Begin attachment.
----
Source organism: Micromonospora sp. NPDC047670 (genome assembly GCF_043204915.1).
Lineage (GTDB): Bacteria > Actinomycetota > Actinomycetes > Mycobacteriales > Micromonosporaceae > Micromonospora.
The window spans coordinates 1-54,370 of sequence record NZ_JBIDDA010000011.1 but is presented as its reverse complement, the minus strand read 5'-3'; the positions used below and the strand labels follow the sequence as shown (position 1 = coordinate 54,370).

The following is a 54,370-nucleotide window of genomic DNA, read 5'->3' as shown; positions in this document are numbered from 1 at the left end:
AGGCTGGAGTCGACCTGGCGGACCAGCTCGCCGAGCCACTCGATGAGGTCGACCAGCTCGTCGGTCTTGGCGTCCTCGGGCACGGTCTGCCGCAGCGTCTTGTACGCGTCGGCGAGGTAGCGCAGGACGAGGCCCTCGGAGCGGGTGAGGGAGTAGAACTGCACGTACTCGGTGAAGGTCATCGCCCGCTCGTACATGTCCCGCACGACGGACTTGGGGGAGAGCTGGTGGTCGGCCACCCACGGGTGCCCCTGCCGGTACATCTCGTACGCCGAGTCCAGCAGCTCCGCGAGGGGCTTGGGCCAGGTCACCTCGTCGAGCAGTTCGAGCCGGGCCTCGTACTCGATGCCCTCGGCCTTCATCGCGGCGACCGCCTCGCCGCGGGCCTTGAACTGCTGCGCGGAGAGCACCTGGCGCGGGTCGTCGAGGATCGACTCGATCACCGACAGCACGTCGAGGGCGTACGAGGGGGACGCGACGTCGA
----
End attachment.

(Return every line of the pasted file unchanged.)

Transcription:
Source organism: Micromonospora sp. NPDC047670 (genome assembly GCF_043204915.1).
Lineage (GTDB): Bacteria > Actinomycetota > Actinomycetes > Mycobacteriales > Micromonosporaceae > Micromonospora.
The window spans coordinates 1-54,370 of sequence record NZ_JBIDDA010000011.1 but is presented as its reverse complement, the minus strand read 5'-3'; the positions used below and the strand labels follow the sequence as shown (position 1 = coordinate 54,370).

The following is a 54,370-nucleotide window of genomic DNA, read 5'->3' as shown; positions in this document are numbered from 1 at the left end:
AGGCTGGAGTCGACCTGGCGGACCAGCTCGCCGAGCCACTCGATGAGGTCGACCAGCTCGTCGGTCTTGGCGTCCTCGGGCACGGTCTGCCGCAGCGTCTTGTACGCGTCGGCGAGGTAGCGCAGGACGAGGCCCTCGGAGCGGGTGAGGGAGTAGAACTGCACGTACTCGGTGAAGGTCATCGCCCGCTCGTACATGTCCCGCACGACGGACTTGGGGGAGAGCTGGTGGTCGGCCACCCACGGGTGCCCCTGCCGGTACATCTCGTACGCCGAGTCCAGCAGCTCCGCGAGGGGCTTGGGCCAGGTCACCTCGTCGAGCAGTTCGAGCCGGGCCTCGTACTCGATGCCCTCGGCCTTCATCGCGGCGACCGCCTCGCCGCGGGCCTTGAACTGCTGCGCGGAGAGCACCTGGCGCGGGTCGTCGAGGATCGACTCGATCACCGACAGCACGTCGAGGGCGTACGAGGGGGACGCGACGTCGA